I love The Big Sky, an very underrated Howard Hawks film. Kirk is so charming and fun in this movie, which includes a strong Native American woman, (actually played by Elizabeth Threatt, who was Cherokee on her father’s side) and a great speech by Arthur Hunnicutt, playing a mountain man : ”Blackfeet… proud injuns. They ain’t gonna let no white man spile their country. The only thing they’a feared of is a white man’s sickness.
    Boone Cardell: What’s that?
    Zeb Calloway: Grabs. White men don’t see nothing pretty unless they want to grab it. The more they grab, the more they want to grab. It’s like a fever and they can’t get cured. The only thing for them to do is to keep on grabbin’ until everything belongs to white men and then start grabbin’ from each other. I reckon injuns got no reason to love nothing white.”

    Reply
  6. thedementedfairy

    Just watched that iconic ‘I’m Spartacus’ clip and for the first time realised what a bunch of dickheads they all were…he says ‘identify THE BODY or the living person of Spartacus’ you morons, pick some corpse with its face conveniently hacked off, and DON’T get crucified! Bloody men mumble mutter moan

    Reply
    • M.E. Lawrence

      On the other hand, it inspired some fine moments in “Life of Brian” (as in, approximately, “Welease Woger!” “I’m Woger!” “No, I’m Woger!”).

      Reply
  7. Susan Pola Staples

    Lust for Life. His van Gogh was magnificent. Also Inherit the Wind is excellent.

    Reply
  8. Rose de la Tombes

    This is kind of disgusting and harrowing on the day that Harvey Weinstein is found guilty of the same kind of crimes…

    Reply
    • Trystan L. Bass

      AFAIK, there was one unsubstantiated rumor connected to Kirk Douglas vs. many, many corroborated direct accusations against Weinstein. Very different. Believe the victims, but belive them when they actually accuse someone of something.

      Reply
      • Tatiana

        I really don’t get this either. One woman’s life destroyed is okay? Because there’s more evil monsters out there? There are good reasons that miss Wood didn’t (and couldn’t) sue Mr Douglas in her days, which makes it even more tragic that this site chooses to openly celebrate what a great and sexy actor her abuser was. History has been very unkind to women – you of all people should know that!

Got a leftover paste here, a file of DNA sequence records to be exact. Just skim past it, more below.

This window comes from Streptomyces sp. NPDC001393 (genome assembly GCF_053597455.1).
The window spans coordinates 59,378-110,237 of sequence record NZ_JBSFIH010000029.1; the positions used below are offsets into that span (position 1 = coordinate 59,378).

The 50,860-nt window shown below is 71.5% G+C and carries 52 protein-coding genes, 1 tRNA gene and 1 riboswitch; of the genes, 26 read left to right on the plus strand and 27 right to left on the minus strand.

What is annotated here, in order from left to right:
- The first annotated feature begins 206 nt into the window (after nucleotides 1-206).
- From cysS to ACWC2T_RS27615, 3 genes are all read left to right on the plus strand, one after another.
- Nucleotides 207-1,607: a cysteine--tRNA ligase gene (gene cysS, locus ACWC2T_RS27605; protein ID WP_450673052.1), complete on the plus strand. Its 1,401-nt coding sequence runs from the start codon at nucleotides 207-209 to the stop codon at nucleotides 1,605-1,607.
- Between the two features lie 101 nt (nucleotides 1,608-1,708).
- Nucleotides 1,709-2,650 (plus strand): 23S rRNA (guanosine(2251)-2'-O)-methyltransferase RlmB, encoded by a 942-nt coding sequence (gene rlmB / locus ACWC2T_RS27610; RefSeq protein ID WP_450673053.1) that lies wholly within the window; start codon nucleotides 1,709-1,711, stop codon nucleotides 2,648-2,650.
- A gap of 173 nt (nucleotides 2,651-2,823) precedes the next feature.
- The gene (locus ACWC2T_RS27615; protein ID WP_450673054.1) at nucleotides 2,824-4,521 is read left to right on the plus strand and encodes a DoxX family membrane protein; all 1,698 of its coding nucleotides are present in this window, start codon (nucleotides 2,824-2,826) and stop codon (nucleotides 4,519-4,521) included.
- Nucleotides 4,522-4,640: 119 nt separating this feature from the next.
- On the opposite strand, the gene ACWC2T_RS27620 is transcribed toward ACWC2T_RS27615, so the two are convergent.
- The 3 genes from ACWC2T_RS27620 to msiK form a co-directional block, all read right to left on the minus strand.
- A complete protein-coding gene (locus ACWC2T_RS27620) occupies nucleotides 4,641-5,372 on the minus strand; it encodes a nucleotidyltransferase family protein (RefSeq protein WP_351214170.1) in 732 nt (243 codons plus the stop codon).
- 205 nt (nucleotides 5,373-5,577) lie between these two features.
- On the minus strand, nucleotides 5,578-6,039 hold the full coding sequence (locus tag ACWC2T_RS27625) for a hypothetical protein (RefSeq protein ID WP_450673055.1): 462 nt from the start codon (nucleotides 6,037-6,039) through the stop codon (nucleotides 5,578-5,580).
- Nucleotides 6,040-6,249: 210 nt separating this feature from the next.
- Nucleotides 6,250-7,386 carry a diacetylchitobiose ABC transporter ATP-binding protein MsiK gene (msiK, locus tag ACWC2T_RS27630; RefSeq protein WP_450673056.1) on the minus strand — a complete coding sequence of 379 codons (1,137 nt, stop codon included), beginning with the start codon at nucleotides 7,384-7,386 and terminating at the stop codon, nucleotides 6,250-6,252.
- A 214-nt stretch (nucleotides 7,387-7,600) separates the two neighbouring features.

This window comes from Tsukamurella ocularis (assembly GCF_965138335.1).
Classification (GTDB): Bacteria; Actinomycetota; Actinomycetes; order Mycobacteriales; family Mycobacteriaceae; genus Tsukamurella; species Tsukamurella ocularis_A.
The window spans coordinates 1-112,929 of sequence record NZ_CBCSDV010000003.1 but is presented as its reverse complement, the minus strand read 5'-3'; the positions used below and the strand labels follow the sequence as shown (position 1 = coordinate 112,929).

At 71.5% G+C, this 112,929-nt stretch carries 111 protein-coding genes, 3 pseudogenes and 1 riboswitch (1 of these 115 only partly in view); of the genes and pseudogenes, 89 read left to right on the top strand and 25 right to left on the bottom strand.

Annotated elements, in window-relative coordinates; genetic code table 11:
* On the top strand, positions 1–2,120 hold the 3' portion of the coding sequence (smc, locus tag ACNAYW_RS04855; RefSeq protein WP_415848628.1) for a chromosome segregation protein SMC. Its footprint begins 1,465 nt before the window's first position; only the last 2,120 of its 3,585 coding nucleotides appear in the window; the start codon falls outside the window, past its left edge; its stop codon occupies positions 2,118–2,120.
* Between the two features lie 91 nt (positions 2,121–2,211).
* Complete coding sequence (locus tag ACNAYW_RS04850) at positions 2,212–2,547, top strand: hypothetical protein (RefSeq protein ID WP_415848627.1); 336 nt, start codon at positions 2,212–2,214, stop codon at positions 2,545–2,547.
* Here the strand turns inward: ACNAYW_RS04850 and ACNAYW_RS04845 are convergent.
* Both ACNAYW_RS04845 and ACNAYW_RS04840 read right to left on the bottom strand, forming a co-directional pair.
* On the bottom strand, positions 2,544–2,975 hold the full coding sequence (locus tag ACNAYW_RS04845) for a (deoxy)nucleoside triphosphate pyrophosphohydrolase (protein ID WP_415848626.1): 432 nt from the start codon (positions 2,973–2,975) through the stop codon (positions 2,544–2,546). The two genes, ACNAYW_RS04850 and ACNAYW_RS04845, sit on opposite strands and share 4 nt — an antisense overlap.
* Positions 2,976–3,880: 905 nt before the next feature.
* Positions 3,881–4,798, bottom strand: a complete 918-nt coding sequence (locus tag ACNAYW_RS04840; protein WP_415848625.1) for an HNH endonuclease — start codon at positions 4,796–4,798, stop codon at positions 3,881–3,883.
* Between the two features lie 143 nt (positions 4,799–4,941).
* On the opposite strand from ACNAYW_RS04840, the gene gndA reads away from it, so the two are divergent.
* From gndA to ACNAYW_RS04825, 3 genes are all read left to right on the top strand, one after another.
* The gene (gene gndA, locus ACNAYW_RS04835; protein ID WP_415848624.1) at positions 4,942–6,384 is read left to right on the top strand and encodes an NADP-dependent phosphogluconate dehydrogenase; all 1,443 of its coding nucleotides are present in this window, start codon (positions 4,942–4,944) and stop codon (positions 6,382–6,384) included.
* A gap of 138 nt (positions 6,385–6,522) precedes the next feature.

Reply
      • Elsie

        So, basically, we have returned to not believing women who come out against famous men. Remember, the Weinstein accusations were also “unsubstantiated ” before a few years ago – any accuser was laughed at, their careers ruined. Let’s cut the misogyny (internal or otherwise) and call it like it is. It’s one thing to enjoy Kirk’s films, and I admit to liking a few myself. But we need to properly acknowledge the victims, separate the art from the artist, and (most importantly in this thread) not vilify those who choose to speak their valid disgust regarding this matter.

        Reply
  9. Saraquill

    Of the above, I’m only familiar with clips of “Spartacus” my teachers showed us. As such, I’m more interested in Saul Bass’ directing for the final battle. (Organic looking for Spartacus’ side, geometric and lifeless on the other.)

    The only Kirk Douglas movie I remember seeing all the way is “It Runs in the Family,” a very bland contemporary flick.

    Reply
  10. Nzie

    Oh I’d forgotten about Lust for Life. Been ages but I remember really liking it. Also Spartacus is a classic. What’s interesting is Douglas basically picked Kubrick to direct it based on Paths of Glory…but wasn’t happy with the end result. So if a lot of the romantic scenes look like they were filmed on a sound stage, it’s because they were–Douglas shot a bunch more and added things in. Still a great film but I wish we could see Kubrick’s original vision.

    Reply
  11. Melanie

    Did Man from Snowy River really just get dismissed like that? It’s a beautiful Australian movie with a fantastic score. While the costumes aren’t anything to get excited about, you at least get to watch Tom Burlinson be angsty and pretty and Kirk Douglas seemed to have a lot of fun with his dual role.

    Reply
  12. Jose

    My Favorite should be Lust for Life or Ulysses or Spartacus but it’s not an easy choice so I’ll let it on those three even if I think I like very much Mourning he’s a plus to Roz Russell and Katina Paxinou they both rock as mother and daughter rivals I really hope that you review it because more than getting decent costumes and hair that’s definitely one Roz top 5 best performances

    Reply